The model begins by establishing a “Base Scenario” which describes the macroeconomic situation if no substantive changes are made to macroeconomic or social policy. In this base scenario, the GDP growth rate is projected at 2.2% and the unemployment rate is 32.1%. Further, in this ‘business as usual’ scenario, the poverty rate will be reduced by 21.8% and inequality will decrease by 9.8% by 2030. The model then estimates the macroeconomic indicators in this scenario.

Dr Adelzadeh then ran the different scenarios in the model and recorded the macroeconomic indicators for three BIG pathways. This method  allows for easy comparison on headline indicators between the low, medium and high ambition pathways and allows a comparison to the Base Scenario.

In the model’s low ambition pathway: The findings include an average GDP growth rate of 2.8% from 2023 until 2030, and an unemployment rate of 29.7%. We also see a decrease in the poverty rate of 29.1% as well as a reduction in inequality of 15.2%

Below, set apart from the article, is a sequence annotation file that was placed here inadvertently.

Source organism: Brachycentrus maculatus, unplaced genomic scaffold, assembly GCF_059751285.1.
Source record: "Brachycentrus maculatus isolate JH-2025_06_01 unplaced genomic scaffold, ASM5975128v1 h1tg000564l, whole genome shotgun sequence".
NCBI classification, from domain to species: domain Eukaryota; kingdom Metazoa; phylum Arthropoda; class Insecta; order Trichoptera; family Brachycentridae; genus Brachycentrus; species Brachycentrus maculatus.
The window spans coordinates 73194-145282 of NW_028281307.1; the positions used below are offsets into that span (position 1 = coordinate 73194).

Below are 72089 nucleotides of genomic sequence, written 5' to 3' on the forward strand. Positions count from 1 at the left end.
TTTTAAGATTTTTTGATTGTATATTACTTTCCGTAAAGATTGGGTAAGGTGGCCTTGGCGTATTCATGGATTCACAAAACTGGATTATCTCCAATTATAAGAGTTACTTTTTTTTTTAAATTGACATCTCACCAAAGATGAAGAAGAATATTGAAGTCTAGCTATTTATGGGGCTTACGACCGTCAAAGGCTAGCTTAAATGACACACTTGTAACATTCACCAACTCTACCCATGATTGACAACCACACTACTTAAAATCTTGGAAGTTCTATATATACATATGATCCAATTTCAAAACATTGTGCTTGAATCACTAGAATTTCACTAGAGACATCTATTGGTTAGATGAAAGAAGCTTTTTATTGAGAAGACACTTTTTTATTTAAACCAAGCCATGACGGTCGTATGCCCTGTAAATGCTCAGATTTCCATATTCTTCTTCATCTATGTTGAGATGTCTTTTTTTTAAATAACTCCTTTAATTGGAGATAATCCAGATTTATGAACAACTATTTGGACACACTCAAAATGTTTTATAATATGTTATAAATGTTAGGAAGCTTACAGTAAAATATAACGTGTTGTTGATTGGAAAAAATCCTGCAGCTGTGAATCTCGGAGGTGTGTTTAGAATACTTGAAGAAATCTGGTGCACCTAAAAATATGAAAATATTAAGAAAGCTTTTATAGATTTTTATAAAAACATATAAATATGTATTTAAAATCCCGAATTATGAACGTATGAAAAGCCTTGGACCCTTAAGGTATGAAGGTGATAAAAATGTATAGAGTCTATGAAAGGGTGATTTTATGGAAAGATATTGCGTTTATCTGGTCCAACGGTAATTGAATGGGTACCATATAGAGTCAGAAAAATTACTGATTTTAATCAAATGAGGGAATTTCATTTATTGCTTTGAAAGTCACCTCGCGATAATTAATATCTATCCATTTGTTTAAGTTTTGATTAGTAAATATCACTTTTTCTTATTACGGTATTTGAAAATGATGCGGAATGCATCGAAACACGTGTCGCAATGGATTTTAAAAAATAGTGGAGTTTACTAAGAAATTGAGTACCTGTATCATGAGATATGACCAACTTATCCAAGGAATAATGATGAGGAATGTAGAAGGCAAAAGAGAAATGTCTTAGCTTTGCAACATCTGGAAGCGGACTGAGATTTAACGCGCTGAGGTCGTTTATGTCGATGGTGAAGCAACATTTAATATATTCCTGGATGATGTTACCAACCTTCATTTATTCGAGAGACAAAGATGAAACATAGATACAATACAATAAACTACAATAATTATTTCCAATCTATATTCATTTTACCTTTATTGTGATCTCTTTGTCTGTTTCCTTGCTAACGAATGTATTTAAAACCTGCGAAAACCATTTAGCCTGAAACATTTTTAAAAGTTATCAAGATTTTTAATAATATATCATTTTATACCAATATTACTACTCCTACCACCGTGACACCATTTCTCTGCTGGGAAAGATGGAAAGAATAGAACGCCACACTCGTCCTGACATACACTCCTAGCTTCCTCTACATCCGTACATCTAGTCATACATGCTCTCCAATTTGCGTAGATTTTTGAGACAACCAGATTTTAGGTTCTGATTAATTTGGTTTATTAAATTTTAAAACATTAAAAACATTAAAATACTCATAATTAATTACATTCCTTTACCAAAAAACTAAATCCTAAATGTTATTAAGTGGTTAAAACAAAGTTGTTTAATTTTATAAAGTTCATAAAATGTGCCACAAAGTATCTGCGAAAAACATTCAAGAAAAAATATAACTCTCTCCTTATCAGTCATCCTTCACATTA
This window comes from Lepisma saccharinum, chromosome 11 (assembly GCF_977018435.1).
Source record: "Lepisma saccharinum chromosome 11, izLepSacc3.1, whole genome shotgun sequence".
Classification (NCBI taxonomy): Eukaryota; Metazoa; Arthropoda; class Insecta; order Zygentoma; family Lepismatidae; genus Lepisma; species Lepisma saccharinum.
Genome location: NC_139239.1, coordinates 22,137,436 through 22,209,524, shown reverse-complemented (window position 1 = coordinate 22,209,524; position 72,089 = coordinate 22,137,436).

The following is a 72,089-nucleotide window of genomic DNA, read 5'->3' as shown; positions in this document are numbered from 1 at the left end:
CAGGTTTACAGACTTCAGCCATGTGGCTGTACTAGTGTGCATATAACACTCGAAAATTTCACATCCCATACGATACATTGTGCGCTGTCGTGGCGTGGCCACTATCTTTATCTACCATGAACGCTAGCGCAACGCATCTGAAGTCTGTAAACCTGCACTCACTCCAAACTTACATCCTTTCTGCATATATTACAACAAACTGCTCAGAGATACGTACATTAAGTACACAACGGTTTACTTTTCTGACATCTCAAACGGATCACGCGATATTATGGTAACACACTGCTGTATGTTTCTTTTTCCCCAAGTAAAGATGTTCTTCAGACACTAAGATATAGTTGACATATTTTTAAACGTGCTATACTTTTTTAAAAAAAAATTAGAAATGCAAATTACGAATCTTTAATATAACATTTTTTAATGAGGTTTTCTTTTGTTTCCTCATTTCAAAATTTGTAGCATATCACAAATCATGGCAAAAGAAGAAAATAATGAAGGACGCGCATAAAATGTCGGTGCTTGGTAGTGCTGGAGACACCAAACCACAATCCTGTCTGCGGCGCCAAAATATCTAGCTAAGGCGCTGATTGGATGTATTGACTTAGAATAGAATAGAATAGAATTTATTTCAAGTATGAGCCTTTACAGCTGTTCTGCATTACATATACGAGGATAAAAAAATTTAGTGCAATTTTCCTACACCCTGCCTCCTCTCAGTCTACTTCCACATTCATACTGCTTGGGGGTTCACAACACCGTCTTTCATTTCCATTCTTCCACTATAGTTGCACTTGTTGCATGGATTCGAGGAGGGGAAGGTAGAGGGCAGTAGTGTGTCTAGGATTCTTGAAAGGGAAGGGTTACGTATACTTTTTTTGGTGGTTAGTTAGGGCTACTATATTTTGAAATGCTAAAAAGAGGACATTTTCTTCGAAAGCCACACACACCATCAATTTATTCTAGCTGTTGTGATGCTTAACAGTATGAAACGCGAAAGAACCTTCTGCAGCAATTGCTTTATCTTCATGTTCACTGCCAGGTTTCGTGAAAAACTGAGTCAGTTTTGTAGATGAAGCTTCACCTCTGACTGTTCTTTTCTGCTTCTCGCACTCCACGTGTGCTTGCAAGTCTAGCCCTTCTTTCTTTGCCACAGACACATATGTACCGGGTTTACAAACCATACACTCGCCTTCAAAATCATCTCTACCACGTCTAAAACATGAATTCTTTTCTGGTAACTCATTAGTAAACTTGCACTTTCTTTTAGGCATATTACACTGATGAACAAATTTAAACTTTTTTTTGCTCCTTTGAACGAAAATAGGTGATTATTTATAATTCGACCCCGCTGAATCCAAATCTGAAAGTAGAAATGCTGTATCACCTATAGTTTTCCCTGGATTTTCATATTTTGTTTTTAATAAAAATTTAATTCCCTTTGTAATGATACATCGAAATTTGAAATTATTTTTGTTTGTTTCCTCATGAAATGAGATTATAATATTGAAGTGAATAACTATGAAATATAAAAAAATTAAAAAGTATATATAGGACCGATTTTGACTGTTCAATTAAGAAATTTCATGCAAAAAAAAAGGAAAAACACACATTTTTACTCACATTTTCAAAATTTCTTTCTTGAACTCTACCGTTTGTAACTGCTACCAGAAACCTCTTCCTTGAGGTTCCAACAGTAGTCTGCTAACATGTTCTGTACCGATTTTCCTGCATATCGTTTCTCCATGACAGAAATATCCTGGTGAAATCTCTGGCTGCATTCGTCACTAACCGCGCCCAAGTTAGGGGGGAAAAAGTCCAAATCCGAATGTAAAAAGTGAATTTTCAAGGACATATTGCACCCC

In the model’s medium ambition pathway: The results show an average GDP growth rate of 3.2%, with the unemployment rate falling to 28.2%. The medium ambition pathway shows a reduction in the poverty rate by 55.3% and a reduction in inequality of 17.7%.

In the model’s high ambition pathway: We record a GDP growth rate of 3.5%, an unemployment rate of 27.2% and a reduction in inequality of 19.1%. The high ambition pathway shows a phenomenal decrease in the poverty rate, a reduction of 61.0%.